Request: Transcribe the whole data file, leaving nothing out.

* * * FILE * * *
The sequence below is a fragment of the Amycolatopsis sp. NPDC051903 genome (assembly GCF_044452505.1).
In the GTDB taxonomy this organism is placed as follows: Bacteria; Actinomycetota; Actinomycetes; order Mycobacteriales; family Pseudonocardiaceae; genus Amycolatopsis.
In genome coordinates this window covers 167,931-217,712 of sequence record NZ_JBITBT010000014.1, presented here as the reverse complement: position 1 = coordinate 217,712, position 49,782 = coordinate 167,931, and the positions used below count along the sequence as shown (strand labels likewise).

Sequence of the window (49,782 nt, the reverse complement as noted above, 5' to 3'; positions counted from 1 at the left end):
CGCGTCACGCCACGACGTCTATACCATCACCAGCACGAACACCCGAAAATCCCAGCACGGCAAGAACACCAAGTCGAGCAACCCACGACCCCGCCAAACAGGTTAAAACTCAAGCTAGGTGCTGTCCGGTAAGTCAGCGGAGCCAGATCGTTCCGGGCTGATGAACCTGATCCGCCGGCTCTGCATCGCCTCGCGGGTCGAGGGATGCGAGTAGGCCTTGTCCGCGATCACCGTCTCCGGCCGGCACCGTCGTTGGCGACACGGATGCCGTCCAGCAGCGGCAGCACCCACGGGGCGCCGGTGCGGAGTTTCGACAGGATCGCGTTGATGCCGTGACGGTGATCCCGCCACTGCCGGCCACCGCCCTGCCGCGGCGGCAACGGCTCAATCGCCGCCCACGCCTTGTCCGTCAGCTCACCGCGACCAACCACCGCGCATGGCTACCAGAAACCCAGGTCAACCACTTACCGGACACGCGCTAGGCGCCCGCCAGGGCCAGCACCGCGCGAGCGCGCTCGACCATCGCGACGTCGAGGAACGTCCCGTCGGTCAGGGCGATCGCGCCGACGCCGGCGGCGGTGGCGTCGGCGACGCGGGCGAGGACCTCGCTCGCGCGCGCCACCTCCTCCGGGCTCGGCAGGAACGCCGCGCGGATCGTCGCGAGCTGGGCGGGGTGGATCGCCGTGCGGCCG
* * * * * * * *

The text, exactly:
The sequence below is a fragment of the Amycolatopsis sp. NPDC051903 genome (assembly GCF_044452505.1).
In the GTDB taxonomy this organism is placed as follows: Bacteria; Actinomycetota; Actinomycetes; order Mycobacteriales; family Pseudonocardiaceae; genus Amycolatopsis.
In genome coordinates this window covers 167,931-217,712 of sequence record NZ_JBITBT010000014.1, presented here as the reverse complement: position 1 = coordinate 217,712, position 49,782 = coordinate 167,931, and the positions used below count along the sequence as shown (strand labels likewise).

Sequence of the window (49,782 nt, the reverse complement as noted above, 5' to 3'; positions counted from 1 at the left end):
CGCGTCACGCCACGACGTCTATACCATCACCAGCACGAACACCCGAAAATCCCAGCACGGCAAGAACACCAAGTCGAGCAACCCACGACCCCGCCAAACAGGTTAAAACTCAAGCTAGGTGCTGTCCGGTAAGTCAGCGGAGCCAGATCGTTCCGGGCTGATGAACCTGATCCGCCGGCTCTGCATCGCCTCGCGGGTCGAGGGATGCGAGTAGGCCTTGTCCGCGATCACCGTCTCCGGCCGGCACCGTCGTTGGCGACACGGATGCCGTCCAGCAGCGGCAGCACCCACGGGGCGCCGGTGCGGAGTTTCGACAGGATCGCGTTGATGCCGTGACGGTGATCCCGCCACTGCCGGCCACCGCCCTGCCGCGGCGGCAACGGCTCAATCGCCGCCCACGCCTTGTCCGTCAGCTCACCGCGACCAACCACCGCGCATGGCTACCAGAAACCCAGGTCAACCACTTACCGGACACGCGCTAGGCGCCCGCCAGGGCCAGCACCGCGCGAGCGCGCTCGACCATCGCGACGTCGAGGAACGTCCCGTCGGTCAGGGCGATCGCGCCGACGCCGGCGGCGGTGGCGTCGGCGACGCGGGCGAGGACCTCGCTCGCGCGCGCCACCTCCTCCGGGCTCGGCAGGAACGCCGCGCGGATCGTCGCGAGCTGGGCGGGGTGGATCGCCGTGCGGCCG